Then, tragedy. In August 2008 Votto's father died suddenly of undisclosed causes at age 52. Votto and his three younger brothers, Tyler, now a college student in Toronto, and twins Ryan and Paul, now 11, grieved together, but differently. Votto says that the deep sadness, coupled with the responsibility that came with being thrust into the role of father figure to his brothers, was "totally overwhelming." He made it through spring training and the 2009 World Baseball Classic (he batted .556), but as the season got rolling he began suffering full-on panic attacks. "The very first night I was alone was when I went to the hospital," said Votto, who sought treatment during a series in San Diego and also while home in Cincinnati. "I couldn't take it. It got to the point where I thought I was going to die." He went on the disabled list in late May—stated reason: stress-related issues—and spent time "working through some things."

When he returned to the lineup on June 23 he resumed his torrid hitting, batting .322 for the season. But his perspective was altered. "My attitude changed. I needed to do a better job of reflecting and balancing, making my free time really mine," he says. "Not to disrespect the game or disrespect the fans, but baseball doesn't own my life. I'm not going to allow it to. . . . I hope I said it right. Grieving is a tough process, and I'm still working through it."

When he played, no longer was every at bat a personal referendum. He was more interested in relishing the competition. "Santana's pitching? That makes my day. Halladay? Carpenter? Wainwright? Lincecum? I can't wait. When Strasburg got called up, I wanted to face him," he says. "I'm not embarrassed to say it, I want to beat the best in the world, that's what I prepare for."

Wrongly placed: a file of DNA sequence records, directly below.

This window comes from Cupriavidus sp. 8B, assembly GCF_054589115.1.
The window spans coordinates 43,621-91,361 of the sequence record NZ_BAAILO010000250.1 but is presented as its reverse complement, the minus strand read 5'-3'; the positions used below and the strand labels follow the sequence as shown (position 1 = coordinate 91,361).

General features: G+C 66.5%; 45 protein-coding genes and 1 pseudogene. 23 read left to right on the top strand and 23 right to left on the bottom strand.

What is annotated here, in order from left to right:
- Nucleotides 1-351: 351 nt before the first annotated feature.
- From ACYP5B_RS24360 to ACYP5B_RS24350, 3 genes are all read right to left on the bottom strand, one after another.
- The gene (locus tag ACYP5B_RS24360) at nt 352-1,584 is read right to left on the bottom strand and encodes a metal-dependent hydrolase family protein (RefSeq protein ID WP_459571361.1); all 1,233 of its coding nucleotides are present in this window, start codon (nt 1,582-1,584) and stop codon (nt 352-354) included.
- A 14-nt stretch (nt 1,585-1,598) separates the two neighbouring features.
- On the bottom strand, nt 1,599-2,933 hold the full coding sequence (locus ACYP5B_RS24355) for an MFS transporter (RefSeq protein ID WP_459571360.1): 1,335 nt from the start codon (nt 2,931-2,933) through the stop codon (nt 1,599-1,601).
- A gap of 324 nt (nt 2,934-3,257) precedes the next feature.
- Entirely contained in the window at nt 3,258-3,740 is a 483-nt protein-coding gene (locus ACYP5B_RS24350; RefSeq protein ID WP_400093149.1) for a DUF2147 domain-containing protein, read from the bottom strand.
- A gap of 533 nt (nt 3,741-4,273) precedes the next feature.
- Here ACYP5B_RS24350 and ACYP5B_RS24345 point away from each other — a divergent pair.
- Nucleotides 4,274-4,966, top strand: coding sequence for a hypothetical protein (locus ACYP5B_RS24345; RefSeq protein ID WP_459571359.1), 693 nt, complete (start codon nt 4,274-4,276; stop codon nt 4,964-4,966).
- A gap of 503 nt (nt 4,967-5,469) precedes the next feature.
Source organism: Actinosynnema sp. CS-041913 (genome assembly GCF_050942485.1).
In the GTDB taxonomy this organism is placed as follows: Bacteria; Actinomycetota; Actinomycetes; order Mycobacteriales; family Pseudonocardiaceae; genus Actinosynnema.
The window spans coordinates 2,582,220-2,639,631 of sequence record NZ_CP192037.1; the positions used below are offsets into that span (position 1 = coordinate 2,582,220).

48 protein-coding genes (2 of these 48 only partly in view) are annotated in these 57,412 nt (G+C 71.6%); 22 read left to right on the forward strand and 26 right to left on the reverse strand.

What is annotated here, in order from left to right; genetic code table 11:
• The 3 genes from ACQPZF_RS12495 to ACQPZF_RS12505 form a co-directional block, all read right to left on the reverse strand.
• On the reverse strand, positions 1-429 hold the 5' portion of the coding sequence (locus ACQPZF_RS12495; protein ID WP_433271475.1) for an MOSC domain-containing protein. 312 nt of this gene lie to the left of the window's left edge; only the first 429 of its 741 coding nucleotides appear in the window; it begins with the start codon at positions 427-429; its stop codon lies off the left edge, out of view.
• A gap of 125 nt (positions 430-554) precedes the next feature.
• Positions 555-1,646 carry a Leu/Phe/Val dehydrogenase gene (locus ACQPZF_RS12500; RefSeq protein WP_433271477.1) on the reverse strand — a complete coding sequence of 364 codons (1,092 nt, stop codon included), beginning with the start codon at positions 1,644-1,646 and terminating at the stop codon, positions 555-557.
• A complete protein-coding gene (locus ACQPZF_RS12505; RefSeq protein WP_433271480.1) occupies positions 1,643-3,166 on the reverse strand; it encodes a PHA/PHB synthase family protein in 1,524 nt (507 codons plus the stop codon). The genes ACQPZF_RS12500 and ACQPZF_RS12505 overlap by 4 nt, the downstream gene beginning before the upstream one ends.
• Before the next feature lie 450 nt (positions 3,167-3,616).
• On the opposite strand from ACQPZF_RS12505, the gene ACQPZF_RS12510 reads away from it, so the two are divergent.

Votto's indifference to image can bite him sometimes. Despite leading the National League in home runs, slugging and on-base percentage in the first half this year, he was nearly left off the All-Star team. Votto was passed over in the selection of starters and reserves in favor of three higher-profile first basemen, Albert Pujols, Ryan Howard and Adrian Gonzalez. Irate, the Reds launched a campaign for him in the fan vote for the last roster spot, outfitting every team employee with a VOTE VOTTO T-shirt. Votto appreciated the support but—giving new zest to the phrase Cincinnati red—was embarrassed by the attention. "It kind of became a popularity contest," he told reporters. "It's not really the route I'd like to go to get to the All-Star Game."

Thanks in small part to ballot stuffing by Baker's 11-year-old son, Darren, Votto was a late addition. He went 0 for 2; he also caused a minor stir when he declined to congratulate Chicago outfielder Marlon Byrd for a nice defensive play because Byrd plays for a division rival. "I don't like the Cubs," Votto told a reporter. Votto says that he was ribbing the reporter, who he knew was from Chicago. Still, that Votto had to explain the joke says plenty about his reputation for intensity.

Votto's earnestness and clean living play well in measured and reserved southern Ohio. Men relate to him. (Hell, even his bristly crewcut conforms with the local hairstyle of choice.) Women walk around with FUTURE MRS. VOTTO T-shirts. And Votto is happy playing in a small city/big town, where hassles are few and he can stroll to the ballpark from his apartment and walk his dog along the Ohio River. "You can get your city fix on the road," he says.